It’s always a little bit sad to see a once-fine bicycle rusting away, abandoned, locked to a fence somewhere to end its days rusting slowly while scavengers pick over the best parts, leaving the mangled, corroding remains (well, as a cyclist with a soft heart, I find it sad anyway…). But in New York, two artists have found a way to reinstate the majesty of the two-wheeler, by salvaging its parts and turning them into art.
INSPIRATION#1: The ‘skeletons’ of abandoned bicycles left to rust around NYC
Inspired by Japanese sculptor Isamo Noguchi’s Akari pendant light and those of George Nelson, Andrew Wagner and Jen Turner saw a resemblance between the rusting wheels of abandoned bikes, and the former’s arthouse lighting designs.
INSPIRATION#2: Noguchi’s Akari lights
They set about creating their own tribute, using pieces they salvaged from unwanted bike wreckages from neighbourhoods they found were fertile hunting ground for these abandoned treasures – Williamsburg, East Village, SoHo.
INSPIRATION#3: George Nelson’s pendant bubble light
The result? A resounding success, that as the artists put it, are a sweet reminder of cycling as children through the neighbourhoods where they found the bikes.
Here’s how they did it (via the New York Times):
“Materials collected, we set about devising a simple fixture with an air of 1960s cool. The design was straightforward: We took two de-spoked rims, one slightly larger than the other, and inserted the smaller into the larger, securing them at one junction with a screw, nut and washer.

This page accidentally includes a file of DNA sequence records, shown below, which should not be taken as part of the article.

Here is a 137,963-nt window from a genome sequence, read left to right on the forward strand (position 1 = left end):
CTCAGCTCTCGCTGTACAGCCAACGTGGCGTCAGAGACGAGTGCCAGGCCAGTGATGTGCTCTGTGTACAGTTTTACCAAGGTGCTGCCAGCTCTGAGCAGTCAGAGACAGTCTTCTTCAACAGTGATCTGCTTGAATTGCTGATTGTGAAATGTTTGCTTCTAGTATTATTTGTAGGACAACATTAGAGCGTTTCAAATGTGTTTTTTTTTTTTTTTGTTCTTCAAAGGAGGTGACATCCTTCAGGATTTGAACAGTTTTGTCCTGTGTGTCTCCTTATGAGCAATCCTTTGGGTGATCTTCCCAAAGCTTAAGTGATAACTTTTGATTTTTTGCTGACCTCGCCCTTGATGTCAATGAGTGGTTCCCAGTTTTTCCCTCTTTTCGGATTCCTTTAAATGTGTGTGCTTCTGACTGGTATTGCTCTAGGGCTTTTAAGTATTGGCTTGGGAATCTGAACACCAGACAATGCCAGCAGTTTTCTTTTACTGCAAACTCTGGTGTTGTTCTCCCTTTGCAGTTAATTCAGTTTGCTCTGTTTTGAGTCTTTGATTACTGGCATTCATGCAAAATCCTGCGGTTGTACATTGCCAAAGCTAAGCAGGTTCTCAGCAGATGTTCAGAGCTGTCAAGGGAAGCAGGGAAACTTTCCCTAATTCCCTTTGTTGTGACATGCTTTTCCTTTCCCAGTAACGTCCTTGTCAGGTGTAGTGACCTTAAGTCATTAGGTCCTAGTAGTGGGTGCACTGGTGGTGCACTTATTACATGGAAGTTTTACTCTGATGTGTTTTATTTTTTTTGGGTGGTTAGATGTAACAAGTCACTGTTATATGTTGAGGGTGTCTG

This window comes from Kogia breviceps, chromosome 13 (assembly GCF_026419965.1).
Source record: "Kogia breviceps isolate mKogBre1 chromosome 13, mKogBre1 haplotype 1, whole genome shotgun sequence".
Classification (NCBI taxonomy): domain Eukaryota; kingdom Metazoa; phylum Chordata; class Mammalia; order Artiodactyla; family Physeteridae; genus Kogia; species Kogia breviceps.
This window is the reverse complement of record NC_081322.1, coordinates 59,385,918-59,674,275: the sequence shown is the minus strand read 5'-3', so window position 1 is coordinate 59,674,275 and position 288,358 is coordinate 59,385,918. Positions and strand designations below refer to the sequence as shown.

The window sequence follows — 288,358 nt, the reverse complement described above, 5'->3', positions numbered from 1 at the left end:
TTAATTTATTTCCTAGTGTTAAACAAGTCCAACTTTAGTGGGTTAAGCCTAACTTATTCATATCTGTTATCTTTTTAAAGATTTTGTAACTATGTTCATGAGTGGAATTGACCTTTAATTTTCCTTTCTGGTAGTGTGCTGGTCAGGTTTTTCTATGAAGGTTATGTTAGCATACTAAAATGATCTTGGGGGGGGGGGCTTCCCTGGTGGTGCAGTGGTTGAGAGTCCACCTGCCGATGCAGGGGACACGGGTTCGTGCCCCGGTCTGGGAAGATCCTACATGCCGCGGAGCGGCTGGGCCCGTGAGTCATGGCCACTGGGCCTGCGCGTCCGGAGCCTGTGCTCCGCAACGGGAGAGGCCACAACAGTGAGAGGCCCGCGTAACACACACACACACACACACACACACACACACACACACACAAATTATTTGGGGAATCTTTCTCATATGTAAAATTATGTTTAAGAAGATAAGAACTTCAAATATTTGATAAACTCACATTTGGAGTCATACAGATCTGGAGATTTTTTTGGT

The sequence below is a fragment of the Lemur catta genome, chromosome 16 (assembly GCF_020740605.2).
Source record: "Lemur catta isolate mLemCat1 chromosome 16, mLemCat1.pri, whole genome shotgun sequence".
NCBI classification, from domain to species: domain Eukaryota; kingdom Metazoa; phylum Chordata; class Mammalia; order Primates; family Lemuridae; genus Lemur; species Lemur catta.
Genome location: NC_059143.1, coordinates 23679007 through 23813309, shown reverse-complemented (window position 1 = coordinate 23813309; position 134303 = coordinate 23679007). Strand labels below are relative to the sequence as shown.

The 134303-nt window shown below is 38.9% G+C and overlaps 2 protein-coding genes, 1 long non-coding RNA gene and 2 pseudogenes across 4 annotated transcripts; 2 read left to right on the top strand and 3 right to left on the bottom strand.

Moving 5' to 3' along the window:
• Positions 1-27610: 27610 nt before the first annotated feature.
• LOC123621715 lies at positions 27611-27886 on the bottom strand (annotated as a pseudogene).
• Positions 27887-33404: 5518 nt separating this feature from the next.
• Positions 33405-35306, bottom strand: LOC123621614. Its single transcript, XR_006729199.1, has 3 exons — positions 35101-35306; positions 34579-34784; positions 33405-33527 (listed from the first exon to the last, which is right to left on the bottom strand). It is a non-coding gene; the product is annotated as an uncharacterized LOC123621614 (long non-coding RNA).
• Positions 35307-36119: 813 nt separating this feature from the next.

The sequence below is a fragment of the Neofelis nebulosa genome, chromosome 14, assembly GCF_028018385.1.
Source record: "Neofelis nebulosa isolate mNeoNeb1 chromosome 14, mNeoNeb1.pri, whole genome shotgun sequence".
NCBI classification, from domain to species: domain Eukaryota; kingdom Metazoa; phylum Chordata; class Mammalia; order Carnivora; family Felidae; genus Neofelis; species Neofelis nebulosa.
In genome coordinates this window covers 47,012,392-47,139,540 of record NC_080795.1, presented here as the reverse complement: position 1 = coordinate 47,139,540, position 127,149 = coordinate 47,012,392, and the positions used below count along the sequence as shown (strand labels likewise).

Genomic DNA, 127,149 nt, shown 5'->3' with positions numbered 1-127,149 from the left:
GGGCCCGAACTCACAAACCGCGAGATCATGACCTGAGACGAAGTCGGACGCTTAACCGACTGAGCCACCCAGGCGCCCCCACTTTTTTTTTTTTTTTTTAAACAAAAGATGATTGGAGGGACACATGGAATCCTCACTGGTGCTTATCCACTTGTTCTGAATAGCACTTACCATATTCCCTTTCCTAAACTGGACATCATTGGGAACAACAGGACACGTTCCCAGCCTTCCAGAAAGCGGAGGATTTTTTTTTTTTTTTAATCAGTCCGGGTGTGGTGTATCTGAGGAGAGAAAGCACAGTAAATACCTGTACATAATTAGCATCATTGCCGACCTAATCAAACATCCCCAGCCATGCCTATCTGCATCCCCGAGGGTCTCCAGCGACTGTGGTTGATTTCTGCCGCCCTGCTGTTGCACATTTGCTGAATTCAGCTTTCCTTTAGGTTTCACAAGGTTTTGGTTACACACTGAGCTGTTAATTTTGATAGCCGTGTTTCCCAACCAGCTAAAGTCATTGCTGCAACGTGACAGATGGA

Once the structure was in place, it was time to install the light. An old lamp socket and cord would work beautifully, though you can find something similar at any lighting store (we got ours at Canal Lighting for $20). With at least 20 feet of cord, the lamp can be adapted to virtually any setup.
We ran the cord through one junction of the structure, leaving the plug on the outside, then we attached the light socket to the end of the cord inside the lamp, using a plastic cable grip to hold the wire and bulb at the right level.
We then wove ribbon through the spoke holes (though you could also use sliced, discarded bike tubes), to provide structural support for the final phase of construction — the application of ripstop nylon, often used as parachute fabric.
The entire project — from collecting the material to building the lamp — could easily be done in a day. (Ours took a little over two weeks, but only because we kept tweaking the design.)
And once complete, it’s a surprisingly beautiful and mildly cheeky reminder of the leafy suburbs where many of us first learned to pedal.”
From Trash to Treasure: A Workshop Exploring Transformation, with Andrew Wagner and Jen Turner, will be held in conjunction with the “Found” show, at the Aldrich Contemporary Art Museum, in Ridgefield, Conn., on March 31. Information: (203) 438-4519 or aldrichart.org/events.
via New York Times